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Web Letter

Why does Tom Hayden always think that our Pentagon is engaged in a conspiracy? True enough, many of our generals throughout US history have had their own agendas, starting at least with Aaron Burr, the traitor; and Ben. Washington, who sought to lead a new nation to victory in war, at least so long as his enormous "expenses" were paid.

But let's look at Hayden's theme throughout his life, which has its moments of truth. To Hayden, the North Vietnamese military was a heroic enterprise fighting for its people and national unification. He believed the same about the Sandinistas, who of course lost when the votes came in, and the same in El Salvador. Now, in Iraq, insurgents again are entitled to respect.

But not our military. Nope, our military not only is the iron fist of naked capitalism but, according to this article, is a prime mover and shaker itself towards that end. Now, there is some truth to this, because all bureaucracies are interested in their own turf first, and the officers in same, civilian or military are most often interested in their own survival, then that of their organization, and then the nation or other greater good in that order. So our military can be expected to follow that general principle most of the time. And it is also true that the worst part of George Bush 2 is that he is indeed the representative and agent of a super-rich class that strove to become as permanent oligarchy as it could, abandoning real Republican ideals such as limited government along the way--an ideal that has its place, even though I believe our federal government has historically been the guarantor of last resort of our freedoms.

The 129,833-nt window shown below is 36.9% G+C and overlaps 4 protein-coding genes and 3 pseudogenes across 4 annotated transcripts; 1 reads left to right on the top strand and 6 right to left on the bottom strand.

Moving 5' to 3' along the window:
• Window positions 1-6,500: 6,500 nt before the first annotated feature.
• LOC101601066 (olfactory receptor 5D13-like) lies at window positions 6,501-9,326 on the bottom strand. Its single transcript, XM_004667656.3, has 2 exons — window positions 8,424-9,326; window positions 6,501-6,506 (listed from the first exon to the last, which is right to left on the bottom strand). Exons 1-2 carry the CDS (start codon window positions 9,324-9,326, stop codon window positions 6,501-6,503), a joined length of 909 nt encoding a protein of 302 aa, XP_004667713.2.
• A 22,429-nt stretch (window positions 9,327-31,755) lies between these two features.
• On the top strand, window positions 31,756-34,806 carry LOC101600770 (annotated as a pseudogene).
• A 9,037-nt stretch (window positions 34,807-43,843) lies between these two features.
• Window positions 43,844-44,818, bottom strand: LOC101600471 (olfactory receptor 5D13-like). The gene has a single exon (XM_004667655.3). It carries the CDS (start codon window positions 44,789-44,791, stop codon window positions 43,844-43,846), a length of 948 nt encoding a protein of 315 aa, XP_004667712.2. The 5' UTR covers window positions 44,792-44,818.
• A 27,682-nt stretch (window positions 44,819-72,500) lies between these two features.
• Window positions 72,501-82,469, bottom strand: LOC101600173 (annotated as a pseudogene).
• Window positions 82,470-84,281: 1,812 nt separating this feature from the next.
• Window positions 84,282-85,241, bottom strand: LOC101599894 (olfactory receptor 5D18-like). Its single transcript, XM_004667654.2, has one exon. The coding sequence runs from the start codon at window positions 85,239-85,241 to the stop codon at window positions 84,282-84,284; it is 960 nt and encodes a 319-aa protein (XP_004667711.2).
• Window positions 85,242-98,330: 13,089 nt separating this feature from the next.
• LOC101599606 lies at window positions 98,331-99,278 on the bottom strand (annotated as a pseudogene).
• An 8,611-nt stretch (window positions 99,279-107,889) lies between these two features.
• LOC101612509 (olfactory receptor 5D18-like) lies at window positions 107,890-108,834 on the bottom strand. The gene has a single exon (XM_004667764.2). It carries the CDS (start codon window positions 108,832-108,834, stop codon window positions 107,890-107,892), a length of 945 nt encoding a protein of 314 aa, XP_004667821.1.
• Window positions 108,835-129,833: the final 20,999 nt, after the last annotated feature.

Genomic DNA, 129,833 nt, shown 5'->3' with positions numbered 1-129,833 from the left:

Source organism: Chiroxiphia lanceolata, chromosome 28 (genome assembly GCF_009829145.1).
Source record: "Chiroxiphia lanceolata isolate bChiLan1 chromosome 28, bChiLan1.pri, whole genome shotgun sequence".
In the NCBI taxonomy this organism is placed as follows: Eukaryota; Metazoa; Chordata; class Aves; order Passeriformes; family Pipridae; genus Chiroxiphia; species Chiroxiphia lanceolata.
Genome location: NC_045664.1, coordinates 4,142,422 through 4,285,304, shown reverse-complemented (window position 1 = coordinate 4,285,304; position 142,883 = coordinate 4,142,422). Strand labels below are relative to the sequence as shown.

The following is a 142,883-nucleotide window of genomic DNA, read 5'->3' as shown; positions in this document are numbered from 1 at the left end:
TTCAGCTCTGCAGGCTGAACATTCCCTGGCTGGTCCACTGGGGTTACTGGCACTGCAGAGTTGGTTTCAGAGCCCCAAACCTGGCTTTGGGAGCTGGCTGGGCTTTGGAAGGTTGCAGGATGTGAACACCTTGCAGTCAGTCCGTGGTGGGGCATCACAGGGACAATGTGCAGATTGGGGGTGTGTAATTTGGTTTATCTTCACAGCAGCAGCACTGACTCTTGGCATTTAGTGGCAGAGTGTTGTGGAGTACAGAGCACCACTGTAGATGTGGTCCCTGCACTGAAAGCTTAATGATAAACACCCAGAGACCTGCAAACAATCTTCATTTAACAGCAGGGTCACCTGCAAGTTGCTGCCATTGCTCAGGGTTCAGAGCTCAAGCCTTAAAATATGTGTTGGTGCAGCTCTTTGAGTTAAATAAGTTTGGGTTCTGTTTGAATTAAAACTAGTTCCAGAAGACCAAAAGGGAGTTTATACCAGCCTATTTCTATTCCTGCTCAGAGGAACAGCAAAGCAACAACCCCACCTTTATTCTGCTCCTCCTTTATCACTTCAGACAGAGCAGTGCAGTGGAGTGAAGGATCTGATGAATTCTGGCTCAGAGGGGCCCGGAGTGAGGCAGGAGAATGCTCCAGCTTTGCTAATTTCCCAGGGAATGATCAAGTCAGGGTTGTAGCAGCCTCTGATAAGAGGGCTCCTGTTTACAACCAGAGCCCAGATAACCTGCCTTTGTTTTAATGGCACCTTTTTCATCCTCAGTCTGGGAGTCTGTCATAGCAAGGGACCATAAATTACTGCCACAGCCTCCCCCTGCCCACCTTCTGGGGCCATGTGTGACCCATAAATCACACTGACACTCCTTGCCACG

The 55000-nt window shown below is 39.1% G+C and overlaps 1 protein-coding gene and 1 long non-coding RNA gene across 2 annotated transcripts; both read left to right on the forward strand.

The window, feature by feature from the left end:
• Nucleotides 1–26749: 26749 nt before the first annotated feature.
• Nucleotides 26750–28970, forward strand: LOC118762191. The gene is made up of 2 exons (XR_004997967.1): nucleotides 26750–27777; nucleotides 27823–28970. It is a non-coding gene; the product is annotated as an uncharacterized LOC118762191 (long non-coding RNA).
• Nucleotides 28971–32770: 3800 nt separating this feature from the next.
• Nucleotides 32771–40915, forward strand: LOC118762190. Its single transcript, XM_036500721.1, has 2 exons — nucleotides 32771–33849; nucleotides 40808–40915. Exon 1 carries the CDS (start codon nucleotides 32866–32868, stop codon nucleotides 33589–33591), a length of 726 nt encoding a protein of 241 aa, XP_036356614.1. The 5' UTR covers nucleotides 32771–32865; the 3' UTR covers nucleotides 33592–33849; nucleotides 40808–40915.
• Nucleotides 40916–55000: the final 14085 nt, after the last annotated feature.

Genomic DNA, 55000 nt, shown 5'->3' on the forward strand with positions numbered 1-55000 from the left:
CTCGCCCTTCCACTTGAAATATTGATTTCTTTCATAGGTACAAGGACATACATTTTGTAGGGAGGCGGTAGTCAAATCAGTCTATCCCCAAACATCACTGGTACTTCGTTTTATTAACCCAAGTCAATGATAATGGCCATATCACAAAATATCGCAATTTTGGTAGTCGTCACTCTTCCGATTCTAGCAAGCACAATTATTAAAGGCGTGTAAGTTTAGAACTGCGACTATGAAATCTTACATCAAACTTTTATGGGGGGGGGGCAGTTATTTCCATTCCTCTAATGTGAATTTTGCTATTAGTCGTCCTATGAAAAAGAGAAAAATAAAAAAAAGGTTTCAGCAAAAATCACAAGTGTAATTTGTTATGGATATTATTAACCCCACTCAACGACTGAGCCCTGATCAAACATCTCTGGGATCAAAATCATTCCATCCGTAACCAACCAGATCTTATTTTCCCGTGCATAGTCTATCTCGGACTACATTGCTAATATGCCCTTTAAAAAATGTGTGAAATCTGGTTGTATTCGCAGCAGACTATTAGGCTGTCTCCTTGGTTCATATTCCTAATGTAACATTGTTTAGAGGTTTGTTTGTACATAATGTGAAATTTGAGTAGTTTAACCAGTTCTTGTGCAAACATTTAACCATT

This doesn't mean that our own military is almost entirely made up (at least the brass) by venal, oligarchic, pig-headed killers, looking out only for the continued imposition of world capitalism upon the oppressed masses of the world, which, when one gets right down to the bottom of it, is Hayden's thesis.

Rather, our loyal-to-America military was given a job to do. Its brass and capable enlisted men and women developed plans to carry out the wishes of our elected officials. If they listened to anyone OTHER than our elected officials, then they would be no better than any other junta. Assuming Hayden has been right on every single issue over his entire lifetime, if our military does not follow what Bush asked for and Congress voted to do, then they are rebels and the same thing as all other other colonels ruling all their little satrapies all over our planet.

Let's fight our political battles where they belong, with votes. Let's not ask the military to exercise its own judgment anywhere except in two instances: first, when rendering its advice, and second, when conducting military operations.

And let's not continue the habit of praising every two-bit dictator such as Arafat, Castro, Hussein and Chávez, who really don't know when to take off a uniform, while putting down our own fighting forces. Otherwise, when we need a Patton to take on a Hitler, s/he may not be there.

Keevan D. Morgan

Wilmette, IL

Jul 13 2008 - 7:52pm

Web Letter

I think this analysis is about right. The American people want us out of Iraq. This is the opinion of a majority of Americans, and not just a few "peace" activists. If the Democratic party wins the election, they will have one term to get it right with the economy, and even less time on Iraq. Obama may have four years, but the House, and many in the Senate, will be toast in two years at the outside. I don't think these people have a clue, and we may have to start thinking about some new political parties that represent the American people and not multinational corporations. The idea of turning Iraqi oil over to the Western Oil companies is not a good enough reason to subjects our troops to a reignited Iraqi insurgency, that will result from this idiocy. We have no business being in Iraq. the American people are not interested in being imperialists.

Pervis J. Casey

Riverside, CA

Jul 13 2008 - 7:17pm

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